Friday, July 13, 2012

Culture of Patriarchal Oppression - episode 7/13/12

There are a lot of disturbing things going on in the political world these days, ahead of the Presidential election.  It's bad enough that some legislators seem hell-bent on restricting the personal freedoms of women and GLBT people while simultaneously claiming to want "less government" (which I guess means less tax, because it doesn't seem to mean less involvement).

But when they start co-opting my vernacular, to pretend they've already won - that is too much. The meta-issue that is bothering me today is:  who allowed the Religious Right to appropriate the words "moral issues" to mean taking the stance that they personally believe to be true?  Who got to decide that someone who is "concerned about moral issues" therefore opposes gay marriage, contraception, and/or abortion?  If they are allowed to get away with this language game, then they've already won - because it puts us in the position of saying, "oh, we're not going to care about morality, thanks anyway!"

When I googled "moral issues gay marriage," one of the first links was a highly-offensive polemic about "homosexuals and pro-homosexuals" who might try to convince one to ignore "morality" in order to support their agenda.  The article begins, "are homosexuality and homosexual marriage moral issues?" - and says yes, yes they are.  Hey - I agree completely.  Equal marriage for gays and lesbians is absolutely a moral issue.  Equal marriage opportunity for citizens in this country is a moral imperative, and the laws need to keep changing to reflect this.  My moral obligation is to support everyone's civil rights, including marriage.  The haters don't get to tell me which position is the "moral" one.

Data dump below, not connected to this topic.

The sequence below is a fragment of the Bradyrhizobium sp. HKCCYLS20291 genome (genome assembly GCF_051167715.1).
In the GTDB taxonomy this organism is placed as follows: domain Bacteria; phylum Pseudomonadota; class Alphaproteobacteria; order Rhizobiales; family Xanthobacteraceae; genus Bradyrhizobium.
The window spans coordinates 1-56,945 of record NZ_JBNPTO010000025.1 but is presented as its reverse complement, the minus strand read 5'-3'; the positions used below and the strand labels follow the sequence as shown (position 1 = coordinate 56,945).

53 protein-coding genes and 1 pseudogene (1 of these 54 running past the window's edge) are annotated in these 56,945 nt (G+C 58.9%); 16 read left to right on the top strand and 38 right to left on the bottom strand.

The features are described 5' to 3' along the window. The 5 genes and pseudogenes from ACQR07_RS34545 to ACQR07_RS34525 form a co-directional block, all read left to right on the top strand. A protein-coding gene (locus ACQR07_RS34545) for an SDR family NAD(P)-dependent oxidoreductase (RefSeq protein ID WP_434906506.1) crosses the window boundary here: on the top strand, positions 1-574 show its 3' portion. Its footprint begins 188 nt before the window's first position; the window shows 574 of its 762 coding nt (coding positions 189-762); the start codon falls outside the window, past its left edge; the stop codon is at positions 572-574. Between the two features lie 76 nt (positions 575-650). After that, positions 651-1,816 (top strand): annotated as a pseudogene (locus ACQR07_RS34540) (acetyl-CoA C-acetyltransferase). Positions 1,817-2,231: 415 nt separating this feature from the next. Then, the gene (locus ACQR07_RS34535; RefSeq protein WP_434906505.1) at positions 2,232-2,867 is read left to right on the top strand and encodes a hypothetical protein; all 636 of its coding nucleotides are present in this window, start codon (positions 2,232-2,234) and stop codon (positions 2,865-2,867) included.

Reproductive choice works exactly the same way.  It is my moral right and obligation to have control over my own body (and to support every other woman in control over her own body).  This means affordable and reasonable access to the whole suite of reproductive medicine, from contraception to infertility treatment to abortion to prenatal care.  So when I say I vote on the moral issue of Choice, I mean that I vote for politicians who will further all women's moral rights to their own bodily integrity.

This article about 2004 exit polls explains the problem with a slightly different angle:  "who isn't going to say they're for moral values?"  Though the author slips into referencing "people who care more about moral values" - meaning those who oppose marriage and reproductive rights for other citizens.  As it happens, when I vote, I also care more about moral values than about the economy.  And that means I vote pro-choice and pro-equal-marriage.

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